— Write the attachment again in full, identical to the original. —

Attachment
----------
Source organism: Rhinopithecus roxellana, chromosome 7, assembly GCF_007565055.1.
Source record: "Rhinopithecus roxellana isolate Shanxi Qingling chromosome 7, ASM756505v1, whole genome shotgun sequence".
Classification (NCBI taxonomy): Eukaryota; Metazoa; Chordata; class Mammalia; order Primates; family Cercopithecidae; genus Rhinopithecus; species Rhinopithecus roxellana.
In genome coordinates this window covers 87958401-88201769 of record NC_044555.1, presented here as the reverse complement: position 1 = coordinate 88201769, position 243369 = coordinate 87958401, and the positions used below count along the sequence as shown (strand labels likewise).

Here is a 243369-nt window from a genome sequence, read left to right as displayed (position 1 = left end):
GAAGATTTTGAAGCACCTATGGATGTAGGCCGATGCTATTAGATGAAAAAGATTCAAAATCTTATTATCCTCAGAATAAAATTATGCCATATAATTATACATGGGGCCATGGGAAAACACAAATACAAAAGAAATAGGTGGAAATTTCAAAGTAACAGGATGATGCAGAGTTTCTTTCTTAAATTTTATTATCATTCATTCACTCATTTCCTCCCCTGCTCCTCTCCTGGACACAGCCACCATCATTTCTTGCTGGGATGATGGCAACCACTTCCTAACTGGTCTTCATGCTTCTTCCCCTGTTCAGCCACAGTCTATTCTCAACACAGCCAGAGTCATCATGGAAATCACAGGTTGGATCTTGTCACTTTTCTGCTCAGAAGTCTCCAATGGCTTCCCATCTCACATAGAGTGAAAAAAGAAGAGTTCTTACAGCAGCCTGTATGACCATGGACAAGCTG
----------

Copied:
Source organism: Rhinopithecus roxellana, chromosome 7, assembly GCF_007565055.1.
Source record: "Rhinopithecus roxellana isolate Shanxi Qingling chromosome 7, ASM756505v1, whole genome shotgun sequence".
Classification (NCBI taxonomy): Eukaryota; Metazoa; Chordata; class Mammalia; order Primates; family Cercopithecidae; genus Rhinopithecus; species Rhinopithecus roxellana.
In genome coordinates this window covers 87958401-88201769 of record NC_044555.1, presented here as the reverse complement: position 1 = coordinate 88201769, position 243369 = coordinate 87958401, and the positions used below count along the sequence as shown (strand labels likewise).

Here is a 243369-nt window from a genome sequence, read left to right as displayed (position 1 = left end):
GAAGATTTTGAAGCACCTATGGATGTAGGCCGATGCTATTAGATGAAAAAGATTCAAAATCTTATTATCCTCAGAATAAAATTATGCCATATAATTATACATGGGGCCATGGGAAAACACAAATACAAAAGAAATAGGTGGAAATTTCAAAGTAACAGGATGATGCAGAGTTTCTTTCTTAAATTTTATTATCATTCATTCACTCATTTCCTCCCCTGCTCCTCTCCTGGACACAGCCACCATCATTTCTTGCTGGGATGATGGCAACCACTTCCTAACTGGTCTTCATGCTTCTTCCCCTGTTCAGCCACAGTCTATTCTCAACACAGCCAGAGTCATCATGGAAATCACAGGTTGGATCTTGTCACTTTTCTGCTCAGAAGTCTCCAATGGCTTCCCATCTCACATAGAGTGAAAAAAGAAGAGTTCTTACAGCAGCCTGTATGACCATGGACAAGCTG